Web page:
Thursday, October 22, 2015

A Rabbit for Kim Jong-Il

Griffin Theatre Company presents The World Premiere of A RABBIT FOR KIM JONG-IL, by Kit Brookman, at the SBW Theatre, Kings Cross. 10 Oct -21 Nov.

Says the writer, Kit Brookman about this new Australian play, his latest play, A RABBIT FOR KIM JONG-IL:
This play is not a true story, but it is inspired by one. In 2006, In Germany, a breeder of giant rabbits was approached by the North Korean government to acquire a number of his rabbits, ostensibly for a breeding program to be set up in North Korea. No one quite knows what happened next, except that his invitation to go to North Korea to oversee the creation of a rabbit-breeding program was abruptly cancelled without explanation. … This play does not aim to be a naturalistic representation of the events that inspired it, or of the true situation in recent times in North Korea ... It is a fable about guilt and forgiveness, about the things we are willing to ignore in order to succeed, and the price we pay for having ignored them when we do.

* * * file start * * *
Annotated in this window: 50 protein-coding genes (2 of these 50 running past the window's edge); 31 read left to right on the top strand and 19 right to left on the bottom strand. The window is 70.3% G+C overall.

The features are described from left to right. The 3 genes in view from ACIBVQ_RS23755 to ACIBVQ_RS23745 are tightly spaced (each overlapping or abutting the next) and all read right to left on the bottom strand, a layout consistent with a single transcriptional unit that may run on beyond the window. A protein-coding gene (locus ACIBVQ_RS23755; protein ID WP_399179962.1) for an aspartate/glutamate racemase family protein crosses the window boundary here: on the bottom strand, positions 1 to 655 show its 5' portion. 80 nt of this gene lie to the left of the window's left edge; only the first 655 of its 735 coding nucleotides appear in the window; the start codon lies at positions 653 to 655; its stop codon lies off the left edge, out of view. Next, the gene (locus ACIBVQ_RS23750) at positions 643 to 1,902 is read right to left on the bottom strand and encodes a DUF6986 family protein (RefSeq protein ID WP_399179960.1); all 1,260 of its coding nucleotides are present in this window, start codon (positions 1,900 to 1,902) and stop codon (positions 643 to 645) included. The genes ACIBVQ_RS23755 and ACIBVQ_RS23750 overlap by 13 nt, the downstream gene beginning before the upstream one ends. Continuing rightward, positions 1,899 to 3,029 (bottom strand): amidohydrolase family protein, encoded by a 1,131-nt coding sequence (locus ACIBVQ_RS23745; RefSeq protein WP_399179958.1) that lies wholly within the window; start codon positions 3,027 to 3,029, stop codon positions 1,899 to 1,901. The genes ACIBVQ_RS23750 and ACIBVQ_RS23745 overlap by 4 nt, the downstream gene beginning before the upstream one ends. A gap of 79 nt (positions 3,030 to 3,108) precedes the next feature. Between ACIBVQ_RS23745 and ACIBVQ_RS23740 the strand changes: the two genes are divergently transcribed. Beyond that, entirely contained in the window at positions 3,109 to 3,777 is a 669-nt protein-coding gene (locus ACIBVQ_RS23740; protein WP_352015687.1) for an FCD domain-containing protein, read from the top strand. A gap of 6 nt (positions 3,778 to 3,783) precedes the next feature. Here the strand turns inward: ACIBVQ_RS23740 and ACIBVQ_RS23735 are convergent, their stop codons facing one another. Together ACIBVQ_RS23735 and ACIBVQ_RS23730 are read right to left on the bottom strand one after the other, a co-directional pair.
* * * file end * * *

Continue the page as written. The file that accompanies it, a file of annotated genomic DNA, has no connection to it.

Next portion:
Lee Lewis, in her Director's notes says:
A RABBIT FOR KIM JONG-IL strikes at the heart of one of the great challenges of the 21st Century. Forgiveness. How do we forgive great crimes? How do we forgive the crimes of the 20th Century? How do we forgive betrayal? Do we even believe in forgiveness in a time when faith mechanisms which promoted it are so badly eroded? In the age of selfishness is it even possible? And if it is not possible, how then can we carry the burden of our crimes as we continue to live? Can we learn from our history and change or are we fated to repeat the same mistakes in each generation? ...